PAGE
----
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Canon used to be the king of high megapixel cameras. Team Canon wowed photographers the world over when they released both the Canon EOS 5DS and the 5DSR. These 50.4 Megapixel cameras were way ahead of their time. The amount of detail they could capture was unmatched. Still, Sony has since taken the Full-Frame crown when it comes to high megapixel sensors. The 61.2 Megapixel sensor in the Sony a7r IV is currently the pound-for-pound Full-Frame resolution king. However, this may change in the not too distant future. New reports of a high-resolution camera, the Canon EOS R5S, have surfaced. Find out all the juicy details about it, and see what we think it needs to feature to be successful after the break.
Some sources apparently approached Canon Rumors and told them that they have exciting details about the upcoming Canon EOS R5S. If these snippets of information turn out to be true, we’re in for a treat. Not only could this camera be real, we might even hear about it early next year, which is even better.
Table of Contents
Canon EOS R5S Alleged Specs
- A 90MP sensor
- A “Pixel-shift like feature” that could help generate 300+ Megapixel images
- A nearly identical camera in terms of design as the EOS R5
- Dumbed down video features
- There may be a slight revision to the IBIS system
- It will feature a similar price to the Canon EOS R5 ($3,899)
Just those few specs alone are enough to make any photographer’s shutter finger quiver. How accurate these specs are is anyone’s guess, but they don’t sound too far fetched. I could definitely see the camera’s price remaining the same as the R5, as it would be suicide to price it any higher. A pixel shift mode is the logical next step for Canon’s new IBIS system too. To be a real success, though, Canon needs to add a few more features to really take it over the edge.
What We Want to See in the Canon EOS R5S
So just how do Canon take the Canon EOS R5 and improve upon it further other than jamming a whopping new big sensor into it? To start with, they need to rework the ergonomics of the camera body. Canon was so close to creating an ergonomically perfect camera with the EOS R5 and EOS R6. However, we would not be opposed to the camera body being slightly larger so that the jog dial can fall in a more natural position. Currently, you have to contort your thumb to reach it. Canon really needs to move the joystick too: it was in a peculiar spot on the R5 and R6.
The autofocus system in the EOS R5 and EOS R6 is leaps and bounds better than the system in the original EOS R. However, we’d like to see more processing power so that the camera can do an even better job at human and animal eye tracking. Perhaps even take a page out of Olympus’s book and incorporate subject detection too. Think along the lines of cars, trains, planes, specific wildlife and so on. We’d like to see even better dynamic range performance in the Canon EOS R5S. Again, the R5 and R6 were leaps and bounds better than many previous Canon cameras. Still, With the EOS R5S being targeted at fine art, high-fashion, and landscape photographers, any improvement in DR would be welcome.
With the Canon EOS R5S, Resolution Is King
Along with a massively enhanced sensor, we’d like to see higher resolutions carried over to the EVF and the LCD. Canon, give us the highest resolution LCD to date. This camera will be about capturing the tiniest of details. Give us an LCD that can let us see those details out in the field. Still, the same thing can be said about the EVF. The EVF on the Sony a7s III, which I reviewed, was the closest any manufacturer has come to making an EVF feel like an OVF with the added benefits of screen overlays. It’s a work of art, and it’s the only EVF that hasn’t triggered crazy headaches for me when using it. Perhaps push refresh rates up to 240hz instead of 120hz too, to really make it an over-the-top performer.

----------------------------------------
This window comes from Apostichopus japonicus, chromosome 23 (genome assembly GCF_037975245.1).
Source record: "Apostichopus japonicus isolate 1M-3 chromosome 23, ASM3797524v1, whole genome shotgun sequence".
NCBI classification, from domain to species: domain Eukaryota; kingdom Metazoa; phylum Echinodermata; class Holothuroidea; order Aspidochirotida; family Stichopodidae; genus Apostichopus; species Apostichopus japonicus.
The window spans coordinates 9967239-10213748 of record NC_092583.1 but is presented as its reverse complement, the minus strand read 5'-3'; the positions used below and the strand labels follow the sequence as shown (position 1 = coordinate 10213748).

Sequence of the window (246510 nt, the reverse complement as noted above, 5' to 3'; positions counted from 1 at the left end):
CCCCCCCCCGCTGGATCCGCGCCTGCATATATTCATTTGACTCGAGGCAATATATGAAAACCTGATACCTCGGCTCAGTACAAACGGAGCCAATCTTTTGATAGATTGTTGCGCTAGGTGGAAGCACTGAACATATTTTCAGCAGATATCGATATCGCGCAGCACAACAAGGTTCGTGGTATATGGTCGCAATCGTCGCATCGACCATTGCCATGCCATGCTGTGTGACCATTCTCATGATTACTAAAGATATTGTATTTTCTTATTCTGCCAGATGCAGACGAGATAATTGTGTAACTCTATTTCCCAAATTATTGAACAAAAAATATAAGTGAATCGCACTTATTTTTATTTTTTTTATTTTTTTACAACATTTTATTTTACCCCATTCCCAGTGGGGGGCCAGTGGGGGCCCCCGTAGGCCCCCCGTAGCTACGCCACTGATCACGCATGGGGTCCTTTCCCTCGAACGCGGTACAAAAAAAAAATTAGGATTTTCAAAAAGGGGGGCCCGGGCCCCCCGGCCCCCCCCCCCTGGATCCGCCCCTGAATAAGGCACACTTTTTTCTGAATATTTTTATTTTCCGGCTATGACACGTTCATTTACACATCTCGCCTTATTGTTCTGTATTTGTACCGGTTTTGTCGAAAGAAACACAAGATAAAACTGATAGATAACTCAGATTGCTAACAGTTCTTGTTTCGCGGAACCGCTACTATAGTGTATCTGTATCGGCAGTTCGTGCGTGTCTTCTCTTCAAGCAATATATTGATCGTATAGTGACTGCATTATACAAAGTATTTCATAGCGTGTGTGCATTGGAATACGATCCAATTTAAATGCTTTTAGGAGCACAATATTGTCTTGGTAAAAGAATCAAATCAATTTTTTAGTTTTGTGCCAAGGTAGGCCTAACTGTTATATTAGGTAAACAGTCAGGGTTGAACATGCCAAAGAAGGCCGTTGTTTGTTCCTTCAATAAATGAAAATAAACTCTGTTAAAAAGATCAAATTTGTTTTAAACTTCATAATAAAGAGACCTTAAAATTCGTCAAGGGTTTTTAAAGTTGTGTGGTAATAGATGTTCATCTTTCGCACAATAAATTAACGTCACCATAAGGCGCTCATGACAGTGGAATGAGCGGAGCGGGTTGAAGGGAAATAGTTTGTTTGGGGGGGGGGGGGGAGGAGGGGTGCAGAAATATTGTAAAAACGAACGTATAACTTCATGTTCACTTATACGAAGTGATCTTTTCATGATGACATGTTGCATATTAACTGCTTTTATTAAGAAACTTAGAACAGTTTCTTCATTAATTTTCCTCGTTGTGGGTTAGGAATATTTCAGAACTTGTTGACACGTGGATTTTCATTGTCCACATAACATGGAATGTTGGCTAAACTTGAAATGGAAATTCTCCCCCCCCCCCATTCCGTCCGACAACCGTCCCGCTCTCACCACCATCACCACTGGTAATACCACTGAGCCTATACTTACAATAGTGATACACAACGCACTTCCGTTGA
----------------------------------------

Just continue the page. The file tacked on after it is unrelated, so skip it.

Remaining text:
It’s time for a manufacturer to go all-in on one standardized memory format, and it might as well be Canon. With a 90 Megapixel sensor, the image processor will have to churn through incredible amounts of data, especially with possible pixel shift images pushing 300+ Megapixels. The Canon EOS R5S will need to use CFexpress cards. Just ditch the SD card at this point and use CFexpress. Yes, they’re expensive, but if you’re purchasing cameras pushing $4,000, you can splash out $150/$200 on a CFexpress card. You know it makes sense to ditch the SD format at this point.
Small Changes Can Make a Big Difference
Other things we want to see are the same or better weather sealing, increased battery life, wireless charging (why is this not a thing in cameras yet?), and Wi-Fi 6 compatibility for speedy wireless file transfers. Canon, please add backlit buttons and a GPS module too. These just need to be standard going forward. Canon really hit a home run with the EOS R5 and R6, so they don’t have to add drastic amounts of new features to take them up a notch. Still, these small additions will go a long way to making the EOS R line even better.
What Do You Want to See in the R5S?
We always value your opinion here at The Phoblographer. It’s the reason why we always want you to tell us what you want to see. What do you want Canon to stuff inside the body of a high-resolution camera? Are you okay with just a bump in sensor size, or do you want even more bells and whistles? Lets us know in the comment section below.